South Korea asks Interpol to issue red notice for Do Kwon: FT

Quick Take

  • South Korean authorities have asked Interpol to issue a red notice for Terra co-founder Do Kwon, the Financial Times reported Monday.
  • Red notices are issued for fugitives wanted either for prosecution or to serve a sentence.

South Korean prosecutors have reportedly asked Interpol, an international organization that facilitates police cooperation and crime control between countries, to issue a red notice against Do Kwon.

The Financial Times reported the news on Monday, stating that Kwon, the co-founder of crypto firm Terraform Labs, is allegedly refusing to co-operate with a probe into the $40 billion implosion of the tokens terraUSD and luna.

Red notices are issued for fugitives wanted either for prosecution or to serve a sentence. Interpol's website states that a red notice is "a request to law enforcement worldwide to locate and provisionally arrest a person pending extradition, surrender, or similar legal action."

South Korean prosecutors have reportedly also asked the country's foreign ministry to cancel Kwon’s South Korean passport, as he was “obviously on the run and has no intention to appear before us for questioning.”

“We have begun the procedure to place him on the Interpol red notice list and revoke his passport,” the prosecutors’ office said Monday, adding that Kwon had not co-operated with investigations into Terraform's collapse.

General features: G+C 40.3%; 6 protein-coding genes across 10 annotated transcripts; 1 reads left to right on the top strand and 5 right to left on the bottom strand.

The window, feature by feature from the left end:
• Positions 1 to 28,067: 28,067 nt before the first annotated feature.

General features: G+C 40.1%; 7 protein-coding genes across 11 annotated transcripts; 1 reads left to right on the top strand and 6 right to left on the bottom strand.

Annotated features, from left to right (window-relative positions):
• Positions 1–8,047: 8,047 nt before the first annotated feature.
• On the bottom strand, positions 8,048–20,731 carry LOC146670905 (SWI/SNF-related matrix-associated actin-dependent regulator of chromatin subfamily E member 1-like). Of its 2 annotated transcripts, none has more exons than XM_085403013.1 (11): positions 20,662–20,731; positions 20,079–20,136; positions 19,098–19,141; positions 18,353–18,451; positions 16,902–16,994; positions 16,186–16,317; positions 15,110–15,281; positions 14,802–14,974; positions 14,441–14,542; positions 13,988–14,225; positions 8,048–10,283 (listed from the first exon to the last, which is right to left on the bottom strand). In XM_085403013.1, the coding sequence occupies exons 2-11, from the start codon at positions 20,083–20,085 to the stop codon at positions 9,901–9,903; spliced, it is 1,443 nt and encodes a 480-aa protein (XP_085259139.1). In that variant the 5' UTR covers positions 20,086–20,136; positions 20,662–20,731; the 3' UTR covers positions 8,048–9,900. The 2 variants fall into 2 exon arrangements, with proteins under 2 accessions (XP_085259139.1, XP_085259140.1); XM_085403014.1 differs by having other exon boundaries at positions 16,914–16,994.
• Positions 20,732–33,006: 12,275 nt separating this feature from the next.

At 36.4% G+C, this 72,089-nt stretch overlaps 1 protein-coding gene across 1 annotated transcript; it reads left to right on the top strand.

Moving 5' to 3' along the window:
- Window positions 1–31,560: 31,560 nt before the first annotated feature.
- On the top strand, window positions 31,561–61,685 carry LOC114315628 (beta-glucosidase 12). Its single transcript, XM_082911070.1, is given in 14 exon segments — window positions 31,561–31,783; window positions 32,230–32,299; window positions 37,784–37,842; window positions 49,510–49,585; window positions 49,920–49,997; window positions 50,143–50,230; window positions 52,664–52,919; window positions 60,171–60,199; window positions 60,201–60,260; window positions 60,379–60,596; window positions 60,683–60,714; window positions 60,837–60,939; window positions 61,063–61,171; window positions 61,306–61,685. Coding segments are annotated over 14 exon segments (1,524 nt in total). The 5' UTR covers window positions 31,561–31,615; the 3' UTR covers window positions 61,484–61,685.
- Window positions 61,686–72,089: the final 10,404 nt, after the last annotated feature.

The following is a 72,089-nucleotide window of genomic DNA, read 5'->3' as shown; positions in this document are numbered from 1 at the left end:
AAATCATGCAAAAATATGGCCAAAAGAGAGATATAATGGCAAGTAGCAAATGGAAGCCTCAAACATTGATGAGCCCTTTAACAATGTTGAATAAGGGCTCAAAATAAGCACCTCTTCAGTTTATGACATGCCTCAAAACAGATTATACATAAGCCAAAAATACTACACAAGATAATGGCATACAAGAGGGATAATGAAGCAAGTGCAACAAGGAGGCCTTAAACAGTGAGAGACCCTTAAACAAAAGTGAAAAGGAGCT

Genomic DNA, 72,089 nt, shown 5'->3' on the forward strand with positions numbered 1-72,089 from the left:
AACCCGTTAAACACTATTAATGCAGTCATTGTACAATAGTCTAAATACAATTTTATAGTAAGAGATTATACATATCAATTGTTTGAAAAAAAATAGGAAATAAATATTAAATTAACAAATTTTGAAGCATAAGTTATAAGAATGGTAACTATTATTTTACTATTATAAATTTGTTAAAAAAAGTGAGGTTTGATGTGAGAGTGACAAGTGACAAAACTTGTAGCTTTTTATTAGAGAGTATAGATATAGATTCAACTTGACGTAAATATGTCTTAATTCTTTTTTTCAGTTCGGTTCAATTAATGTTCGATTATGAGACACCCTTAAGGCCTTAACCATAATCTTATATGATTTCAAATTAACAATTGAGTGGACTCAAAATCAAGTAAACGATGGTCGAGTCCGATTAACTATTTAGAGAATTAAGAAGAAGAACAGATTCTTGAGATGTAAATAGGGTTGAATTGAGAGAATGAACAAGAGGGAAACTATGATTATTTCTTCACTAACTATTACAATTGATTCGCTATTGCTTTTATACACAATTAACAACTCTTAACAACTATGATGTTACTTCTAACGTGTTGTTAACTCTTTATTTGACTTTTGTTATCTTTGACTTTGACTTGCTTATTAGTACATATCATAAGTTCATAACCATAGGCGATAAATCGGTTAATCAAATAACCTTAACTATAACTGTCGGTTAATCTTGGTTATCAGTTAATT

Kwon said on Saturday that he is not trying to evade any relevant authorities. “I am not 'on the run' or anything similar - [from] any government agency that has shown interest to communicate, we are in full cooperation and we don’t have anything to hide,” Kwon tweeted recently, responding to reports that Singaporean police officials have claimed he is not currently residing in the city-state nation.

The South Korean prosecutor’s office reportedly said that Kwon told investigators through his lawyer that he did not want to respond to their summons immediately.

“We are doing our best to locate and arrest him,” a spokesperson for the office told the FT. “He is clearly on the run as his company’s key finance people also left for the same country during that time.”

The red notice comes a few days after Korean authorities issued an arrest warrant for Kwon and sought to freeze his passport, which in theory would require him to return to Seoul within 14 days of receiving the notice of revocation.

Kwon's Singapore employment pass is due to expire Dec. 7 and an application for another pass is pending, according to a Bloomberg report, citing government records.

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